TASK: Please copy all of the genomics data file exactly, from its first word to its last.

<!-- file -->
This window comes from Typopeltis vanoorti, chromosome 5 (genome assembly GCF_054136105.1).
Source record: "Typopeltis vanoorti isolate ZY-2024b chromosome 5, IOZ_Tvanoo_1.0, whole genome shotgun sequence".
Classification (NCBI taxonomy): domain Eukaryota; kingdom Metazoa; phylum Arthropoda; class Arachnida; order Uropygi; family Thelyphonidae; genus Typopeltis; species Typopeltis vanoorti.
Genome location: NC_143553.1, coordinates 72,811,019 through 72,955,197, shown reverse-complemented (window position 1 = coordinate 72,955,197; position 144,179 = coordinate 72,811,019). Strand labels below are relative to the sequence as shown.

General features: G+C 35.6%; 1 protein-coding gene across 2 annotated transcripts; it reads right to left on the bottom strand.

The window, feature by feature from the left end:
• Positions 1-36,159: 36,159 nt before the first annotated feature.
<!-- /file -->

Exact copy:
This window comes from Typopeltis vanoorti, chromosome 5 (genome assembly GCF_054136105.1).
Source record: "Typopeltis vanoorti isolate ZY-2024b chromosome 5, IOZ_Tvanoo_1.0, whole genome shotgun sequence".
Classification (NCBI taxonomy): domain Eukaryota; kingdom Metazoa; phylum Arthropoda; class Arachnida; order Uropygi; family Thelyphonidae; genus Typopeltis; species Typopeltis vanoorti.
Genome location: NC_143553.1, coordinates 72,811,019 through 72,955,197, shown reverse-complemented (window position 1 = coordinate 72,955,197; position 144,179 = coordinate 72,811,019). Strand labels below are relative to the sequence as shown.

General features: G+C 35.6%; 1 protein-coding gene across 2 annotated transcripts; it reads right to left on the bottom strand.

The window, feature by feature from the left end:
• Positions 1-36,159: 36,159 nt before the first annotated feature.